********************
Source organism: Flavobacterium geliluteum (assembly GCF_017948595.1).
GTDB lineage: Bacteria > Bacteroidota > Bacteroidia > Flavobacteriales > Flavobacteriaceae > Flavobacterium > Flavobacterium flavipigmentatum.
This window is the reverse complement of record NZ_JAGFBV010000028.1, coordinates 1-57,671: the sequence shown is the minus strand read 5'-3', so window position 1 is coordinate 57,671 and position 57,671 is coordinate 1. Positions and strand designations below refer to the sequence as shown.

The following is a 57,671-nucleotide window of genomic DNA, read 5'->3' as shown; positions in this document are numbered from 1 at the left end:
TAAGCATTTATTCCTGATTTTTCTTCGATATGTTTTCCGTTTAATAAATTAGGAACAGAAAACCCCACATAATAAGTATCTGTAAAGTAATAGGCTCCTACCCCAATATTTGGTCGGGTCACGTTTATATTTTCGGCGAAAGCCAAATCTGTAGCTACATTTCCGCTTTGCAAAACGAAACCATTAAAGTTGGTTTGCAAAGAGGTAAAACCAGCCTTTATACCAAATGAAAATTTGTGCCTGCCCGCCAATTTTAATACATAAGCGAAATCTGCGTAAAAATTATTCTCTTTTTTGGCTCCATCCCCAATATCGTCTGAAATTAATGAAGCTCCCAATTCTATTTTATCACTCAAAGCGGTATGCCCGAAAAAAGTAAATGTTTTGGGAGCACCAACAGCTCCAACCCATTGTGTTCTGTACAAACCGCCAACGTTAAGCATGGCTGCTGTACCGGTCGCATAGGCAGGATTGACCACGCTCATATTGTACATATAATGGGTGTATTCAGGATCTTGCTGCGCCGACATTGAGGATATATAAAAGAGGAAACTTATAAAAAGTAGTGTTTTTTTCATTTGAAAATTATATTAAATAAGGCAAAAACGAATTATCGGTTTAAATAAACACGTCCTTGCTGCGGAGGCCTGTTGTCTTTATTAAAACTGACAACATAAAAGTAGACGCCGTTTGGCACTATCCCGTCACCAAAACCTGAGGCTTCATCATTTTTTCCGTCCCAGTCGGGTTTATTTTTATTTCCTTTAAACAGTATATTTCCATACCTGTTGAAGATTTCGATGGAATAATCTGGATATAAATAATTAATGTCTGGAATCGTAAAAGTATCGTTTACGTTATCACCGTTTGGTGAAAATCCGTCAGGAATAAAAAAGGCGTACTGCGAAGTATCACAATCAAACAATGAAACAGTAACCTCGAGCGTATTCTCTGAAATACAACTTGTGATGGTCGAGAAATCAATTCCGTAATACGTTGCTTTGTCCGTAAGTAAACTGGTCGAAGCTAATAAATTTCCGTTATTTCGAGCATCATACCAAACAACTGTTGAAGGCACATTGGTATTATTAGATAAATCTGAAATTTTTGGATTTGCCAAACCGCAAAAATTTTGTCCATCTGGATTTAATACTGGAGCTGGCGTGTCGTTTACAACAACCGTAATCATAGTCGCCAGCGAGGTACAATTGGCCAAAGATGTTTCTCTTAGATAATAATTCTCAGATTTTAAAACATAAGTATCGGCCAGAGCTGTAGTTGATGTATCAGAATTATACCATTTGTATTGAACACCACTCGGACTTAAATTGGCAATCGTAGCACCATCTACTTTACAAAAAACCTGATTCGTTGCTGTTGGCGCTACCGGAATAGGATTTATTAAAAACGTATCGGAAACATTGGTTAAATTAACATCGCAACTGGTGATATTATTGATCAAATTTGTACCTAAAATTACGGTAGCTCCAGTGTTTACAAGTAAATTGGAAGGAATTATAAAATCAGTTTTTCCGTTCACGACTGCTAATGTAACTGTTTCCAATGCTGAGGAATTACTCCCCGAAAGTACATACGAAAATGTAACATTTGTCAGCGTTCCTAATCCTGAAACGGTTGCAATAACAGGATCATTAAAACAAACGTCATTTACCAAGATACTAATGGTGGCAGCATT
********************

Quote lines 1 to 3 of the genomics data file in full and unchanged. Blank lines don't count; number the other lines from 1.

Source organism: Flavobacterium geliluteum (assembly GCF_017948595.1).
GTDB lineage: Bacteria > Bacteroidota > Bacteroidia > Flavobacteriales > Flavobacteriaceae > Flavobacterium > Flavobacterium flavipigmentatum.
This window is the reverse complement of record NZ_JAGFBV010000028.1, coordinates 1-57,671: the sequence shown is the minus strand read 5'-3', so window position 1 is coordinate 57,671 and position 57,671 is coordinate 1. Positions and strand designations below refer to the sequence as shown.